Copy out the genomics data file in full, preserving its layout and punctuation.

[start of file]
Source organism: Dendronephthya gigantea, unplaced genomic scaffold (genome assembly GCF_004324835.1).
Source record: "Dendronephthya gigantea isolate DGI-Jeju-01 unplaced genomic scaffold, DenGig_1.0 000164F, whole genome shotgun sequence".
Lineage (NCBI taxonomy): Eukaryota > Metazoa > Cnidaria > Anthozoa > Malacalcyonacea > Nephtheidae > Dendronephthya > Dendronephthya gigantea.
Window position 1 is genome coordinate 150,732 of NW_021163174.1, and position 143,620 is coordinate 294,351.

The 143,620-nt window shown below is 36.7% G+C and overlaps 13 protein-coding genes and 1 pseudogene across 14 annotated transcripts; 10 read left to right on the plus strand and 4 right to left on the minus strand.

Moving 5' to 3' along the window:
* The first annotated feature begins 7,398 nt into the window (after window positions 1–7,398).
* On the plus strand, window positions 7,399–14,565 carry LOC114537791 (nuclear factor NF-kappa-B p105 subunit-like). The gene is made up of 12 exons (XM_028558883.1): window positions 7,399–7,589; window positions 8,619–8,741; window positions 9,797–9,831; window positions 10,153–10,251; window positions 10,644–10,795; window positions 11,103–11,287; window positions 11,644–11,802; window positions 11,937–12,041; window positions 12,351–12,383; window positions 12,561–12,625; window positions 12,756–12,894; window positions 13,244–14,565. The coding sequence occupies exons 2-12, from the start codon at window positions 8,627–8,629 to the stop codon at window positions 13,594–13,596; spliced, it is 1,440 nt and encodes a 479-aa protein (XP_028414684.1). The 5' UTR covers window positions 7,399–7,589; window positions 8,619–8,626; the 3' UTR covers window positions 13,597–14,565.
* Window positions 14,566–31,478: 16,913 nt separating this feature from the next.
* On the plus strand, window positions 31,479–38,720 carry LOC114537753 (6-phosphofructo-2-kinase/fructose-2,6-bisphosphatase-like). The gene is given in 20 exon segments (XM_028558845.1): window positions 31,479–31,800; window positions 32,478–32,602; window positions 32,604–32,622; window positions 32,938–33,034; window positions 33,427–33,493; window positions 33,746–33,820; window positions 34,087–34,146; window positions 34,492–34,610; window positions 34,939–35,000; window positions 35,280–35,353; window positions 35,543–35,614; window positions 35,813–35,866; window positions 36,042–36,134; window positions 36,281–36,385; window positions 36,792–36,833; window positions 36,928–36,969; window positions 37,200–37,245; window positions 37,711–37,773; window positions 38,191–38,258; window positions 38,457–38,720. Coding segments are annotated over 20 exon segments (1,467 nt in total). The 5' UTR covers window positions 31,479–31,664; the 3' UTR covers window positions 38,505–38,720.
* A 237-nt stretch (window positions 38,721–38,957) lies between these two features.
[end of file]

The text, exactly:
Source organism: Dendronephthya gigantea, unplaced genomic scaffold (genome assembly GCF_004324835.1).
Source record: "Dendronephthya gigantea isolate DGI-Jeju-01 unplaced genomic scaffold, DenGig_1.0 000164F, whole genome shotgun sequence".
Lineage (NCBI taxonomy): Eukaryota > Metazoa > Cnidaria > Anthozoa > Malacalcyonacea > Nephtheidae > Dendronephthya > Dendronephthya gigantea.
Window position 1 is genome coordinate 150,732 of NW_021163174.1, and position 143,620 is coordinate 294,351.

The 143,620-nt window shown below is 36.7% G+C and overlaps 13 protein-coding genes and 1 pseudogene across 14 annotated transcripts; 10 read left to right on the plus strand and 4 right to left on the minus strand.

Moving 5' to 3' along the window:
* The first annotated feature begins 7,398 nt into the window (after window positions 1–7,398).
* On the plus strand, window positions 7,399–14,565 carry LOC114537791 (nuclear factor NF-kappa-B p105 subunit-like). The gene is made up of 12 exons (XM_028558883.1): window positions 7,399–7,589; window positions 8,619–8,741; window positions 9,797–9,831; window positions 10,153–10,251; window positions 10,644–10,795; window positions 11,103–11,287; window positions 11,644–11,802; window positions 11,937–12,041; window positions 12,351–12,383; window positions 12,561–12,625; window positions 12,756–12,894; window positions 13,244–14,565. The coding sequence occupies exons 2-12, from the start codon at window positions 8,627–8,629 to the stop codon at window positions 13,594–13,596; spliced, it is 1,440 nt and encodes a 479-aa protein (XP_028414684.1). The 5' UTR covers window positions 7,399–7,589; window positions 8,619–8,626; the 3' UTR covers window positions 13,597–14,565.
* Window positions 14,566–31,478: 16,913 nt separating this feature from the next.
* On the plus strand, window positions 31,479–38,720 carry LOC114537753 (6-phosphofructo-2-kinase/fructose-2,6-bisphosphatase-like). The gene is given in 20 exon segments (XM_028558845.1): window positions 31,479–31,800; window positions 32,478–32,602; window positions 32,604–32,622; window positions 32,938–33,034; window positions 33,427–33,493; window positions 33,746–33,820; window positions 34,087–34,146; window positions 34,492–34,610; window positions 34,939–35,000; window positions 35,280–35,353; window positions 35,543–35,614; window positions 35,813–35,866; window positions 36,042–36,134; window positions 36,281–36,385; window positions 36,792–36,833; window positions 36,928–36,969; window positions 37,200–37,245; window positions 37,711–37,773; window positions 38,191–38,258; window positions 38,457–38,720. Coding segments are annotated over 20 exon segments (1,467 nt in total). The 5' UTR covers window positions 31,479–31,664; the 3' UTR covers window positions 38,505–38,720.
* A 237-nt stretch (window positions 38,721–38,957) lies between these two features.